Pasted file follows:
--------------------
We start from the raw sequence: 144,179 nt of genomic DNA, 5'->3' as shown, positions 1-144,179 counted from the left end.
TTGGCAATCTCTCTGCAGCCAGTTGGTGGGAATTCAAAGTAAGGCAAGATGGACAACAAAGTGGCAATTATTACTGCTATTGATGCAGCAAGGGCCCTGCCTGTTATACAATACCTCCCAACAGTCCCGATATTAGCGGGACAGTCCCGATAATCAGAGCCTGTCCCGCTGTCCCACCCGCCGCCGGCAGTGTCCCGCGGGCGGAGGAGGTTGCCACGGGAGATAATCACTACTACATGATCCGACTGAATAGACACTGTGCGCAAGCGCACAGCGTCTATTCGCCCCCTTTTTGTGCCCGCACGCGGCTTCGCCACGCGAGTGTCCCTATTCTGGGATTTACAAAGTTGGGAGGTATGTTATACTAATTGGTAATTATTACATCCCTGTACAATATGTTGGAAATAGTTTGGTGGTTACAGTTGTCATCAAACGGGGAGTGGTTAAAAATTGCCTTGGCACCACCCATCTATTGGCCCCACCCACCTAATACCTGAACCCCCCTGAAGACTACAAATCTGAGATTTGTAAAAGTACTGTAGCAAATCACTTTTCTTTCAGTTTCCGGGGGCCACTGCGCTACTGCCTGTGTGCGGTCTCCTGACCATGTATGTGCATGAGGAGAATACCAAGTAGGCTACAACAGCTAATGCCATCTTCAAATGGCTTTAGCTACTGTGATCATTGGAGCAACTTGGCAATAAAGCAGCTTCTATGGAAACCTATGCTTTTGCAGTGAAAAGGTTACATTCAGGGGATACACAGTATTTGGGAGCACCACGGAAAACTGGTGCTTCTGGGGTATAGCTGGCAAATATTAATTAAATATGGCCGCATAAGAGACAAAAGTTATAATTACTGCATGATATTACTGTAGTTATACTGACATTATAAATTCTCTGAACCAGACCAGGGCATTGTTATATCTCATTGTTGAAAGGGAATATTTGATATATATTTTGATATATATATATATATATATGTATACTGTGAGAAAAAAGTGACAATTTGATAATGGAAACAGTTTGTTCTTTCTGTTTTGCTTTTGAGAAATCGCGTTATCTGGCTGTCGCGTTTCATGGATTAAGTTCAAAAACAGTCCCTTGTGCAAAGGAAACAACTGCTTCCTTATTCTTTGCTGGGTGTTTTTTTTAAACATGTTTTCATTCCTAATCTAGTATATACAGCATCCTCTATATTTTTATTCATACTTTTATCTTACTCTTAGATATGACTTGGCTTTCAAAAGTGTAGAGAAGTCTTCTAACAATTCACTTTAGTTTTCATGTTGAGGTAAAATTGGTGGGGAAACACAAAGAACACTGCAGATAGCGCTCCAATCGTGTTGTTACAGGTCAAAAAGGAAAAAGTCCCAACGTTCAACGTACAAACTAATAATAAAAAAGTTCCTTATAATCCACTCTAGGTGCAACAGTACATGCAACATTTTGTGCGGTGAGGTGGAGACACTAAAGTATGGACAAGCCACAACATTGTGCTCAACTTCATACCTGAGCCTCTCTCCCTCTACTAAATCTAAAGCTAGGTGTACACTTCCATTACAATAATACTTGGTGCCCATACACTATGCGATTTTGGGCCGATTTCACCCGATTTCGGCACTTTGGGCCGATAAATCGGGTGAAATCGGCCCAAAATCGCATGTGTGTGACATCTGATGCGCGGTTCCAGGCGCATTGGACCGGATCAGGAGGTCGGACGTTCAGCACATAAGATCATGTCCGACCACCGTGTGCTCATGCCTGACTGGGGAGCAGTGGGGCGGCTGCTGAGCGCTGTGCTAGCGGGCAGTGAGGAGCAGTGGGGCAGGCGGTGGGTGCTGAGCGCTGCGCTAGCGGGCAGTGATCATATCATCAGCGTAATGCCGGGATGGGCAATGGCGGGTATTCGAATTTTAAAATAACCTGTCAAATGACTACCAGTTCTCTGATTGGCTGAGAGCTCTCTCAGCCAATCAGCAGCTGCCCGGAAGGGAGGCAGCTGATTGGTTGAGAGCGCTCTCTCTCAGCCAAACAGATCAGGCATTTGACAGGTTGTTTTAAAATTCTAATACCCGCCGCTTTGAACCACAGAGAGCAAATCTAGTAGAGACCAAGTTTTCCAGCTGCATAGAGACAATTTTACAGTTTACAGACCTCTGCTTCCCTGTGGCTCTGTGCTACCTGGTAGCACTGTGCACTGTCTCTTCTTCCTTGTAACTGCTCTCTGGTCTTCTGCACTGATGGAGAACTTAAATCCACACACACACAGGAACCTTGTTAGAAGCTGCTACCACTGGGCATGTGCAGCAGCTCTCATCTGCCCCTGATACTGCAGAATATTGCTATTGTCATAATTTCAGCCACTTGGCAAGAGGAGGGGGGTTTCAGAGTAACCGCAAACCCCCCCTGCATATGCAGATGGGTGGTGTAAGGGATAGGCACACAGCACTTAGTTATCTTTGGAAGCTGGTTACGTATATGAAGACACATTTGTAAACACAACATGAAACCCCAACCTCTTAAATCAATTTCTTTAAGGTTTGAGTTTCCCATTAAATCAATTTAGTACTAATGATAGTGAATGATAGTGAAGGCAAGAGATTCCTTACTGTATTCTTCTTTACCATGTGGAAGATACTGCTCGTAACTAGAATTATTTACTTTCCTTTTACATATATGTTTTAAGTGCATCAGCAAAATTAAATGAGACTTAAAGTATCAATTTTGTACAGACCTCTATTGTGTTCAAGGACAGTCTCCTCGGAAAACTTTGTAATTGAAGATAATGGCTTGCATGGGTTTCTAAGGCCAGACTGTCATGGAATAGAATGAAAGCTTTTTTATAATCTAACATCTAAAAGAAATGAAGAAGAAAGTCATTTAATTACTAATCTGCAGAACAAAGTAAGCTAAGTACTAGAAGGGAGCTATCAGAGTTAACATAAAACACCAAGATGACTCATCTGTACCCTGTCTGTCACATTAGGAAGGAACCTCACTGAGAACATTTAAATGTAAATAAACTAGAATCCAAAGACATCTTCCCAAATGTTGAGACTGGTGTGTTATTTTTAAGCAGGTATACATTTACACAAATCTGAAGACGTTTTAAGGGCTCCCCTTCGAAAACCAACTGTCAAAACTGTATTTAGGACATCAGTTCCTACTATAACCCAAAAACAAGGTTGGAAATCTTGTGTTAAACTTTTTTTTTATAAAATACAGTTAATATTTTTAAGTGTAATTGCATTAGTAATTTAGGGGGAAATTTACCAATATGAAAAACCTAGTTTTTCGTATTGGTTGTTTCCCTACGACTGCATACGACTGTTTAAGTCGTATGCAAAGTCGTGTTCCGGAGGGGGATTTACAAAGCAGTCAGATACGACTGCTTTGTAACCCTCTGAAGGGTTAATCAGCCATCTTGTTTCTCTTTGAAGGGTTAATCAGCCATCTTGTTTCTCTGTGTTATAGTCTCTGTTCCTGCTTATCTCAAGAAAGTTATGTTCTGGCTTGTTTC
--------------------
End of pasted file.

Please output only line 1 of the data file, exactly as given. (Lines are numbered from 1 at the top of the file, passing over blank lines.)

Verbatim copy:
We start from the raw sequence: 144,179 nt of genomic DNA, 5'->3' as shown, positions 1-144,179 counted from the left end.